Short, Simple, No Spoilers
Alternating between 2011 and 1940, a dying mother, visited by her children, hints at a past regret to her daughter, Laurel. Present day Laurel visits libraries, families and spends her day digging into the past to determine what changed her mother all those years ago. Dorothy's past unfolds with love interest, Jimmy and you walk beside her experiencing the decisions she made for better or worse.
At first, I thought this book would be predictible. I adored, "The Secret Garden," liked "Distant Hours," but didn't care for "House at Riverton." Hesitant to pick up this fourth offering from Morten and happy I did. She introduces complex characters whose desires make them human; neither perfect nor wrong. There are many corners you turn in the story and just when I thought I'd figured out the ending, I was led down a divergent path. Enjoyed the journey and hope you will, too. Excellent choice for women who like a good character driven mystery.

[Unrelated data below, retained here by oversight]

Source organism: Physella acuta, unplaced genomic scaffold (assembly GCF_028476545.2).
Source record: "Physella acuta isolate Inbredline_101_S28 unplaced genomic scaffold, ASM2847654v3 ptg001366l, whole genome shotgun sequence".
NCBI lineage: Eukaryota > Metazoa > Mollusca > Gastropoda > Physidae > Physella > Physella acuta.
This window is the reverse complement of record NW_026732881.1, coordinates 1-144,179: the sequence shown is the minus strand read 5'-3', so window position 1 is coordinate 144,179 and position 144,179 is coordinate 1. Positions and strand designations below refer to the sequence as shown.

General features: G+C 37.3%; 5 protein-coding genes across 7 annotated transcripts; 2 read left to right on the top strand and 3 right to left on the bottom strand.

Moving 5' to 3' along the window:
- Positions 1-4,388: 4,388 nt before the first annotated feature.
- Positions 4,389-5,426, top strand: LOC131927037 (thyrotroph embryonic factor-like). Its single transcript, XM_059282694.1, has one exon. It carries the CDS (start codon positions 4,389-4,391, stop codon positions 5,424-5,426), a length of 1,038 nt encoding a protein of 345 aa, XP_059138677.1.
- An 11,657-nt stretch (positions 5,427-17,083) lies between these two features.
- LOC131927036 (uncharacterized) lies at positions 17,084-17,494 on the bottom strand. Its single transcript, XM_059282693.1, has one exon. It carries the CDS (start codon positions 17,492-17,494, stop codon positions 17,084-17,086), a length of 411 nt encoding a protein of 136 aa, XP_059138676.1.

Can a novel composed in iambic pentameter be relatable, detailed, and meaningful? The answer is a resounding yes! Rakoff's lyrical rhyming composition doesn't detract or sacrifice story. It's not just a novelty for he packs each character's storyline with ironic and heartbreaking realism. A girl suffers a tragic event only to be dismissed by insecure mother; a secretary navigates a sexist boss in a loveless affair, and many other stories and scenarios I won't spoil.
This novel is brief, yet loaded with satirical and tragic tales of ordinary people dealing the hand they're dealt. It's heartbreaking, yet beautiful. The vocabulary, turn of phrase, and irony transform this "poem" to a higher level. Felt I needed to revisit the 500 core GRE words to keep up! Listened on 1X to absorb the meaning and paused frequently to take in all the information. Short, yet thought-provoking and sad this is his last work. If you enjoyed this, check out another of his books, "Fraud."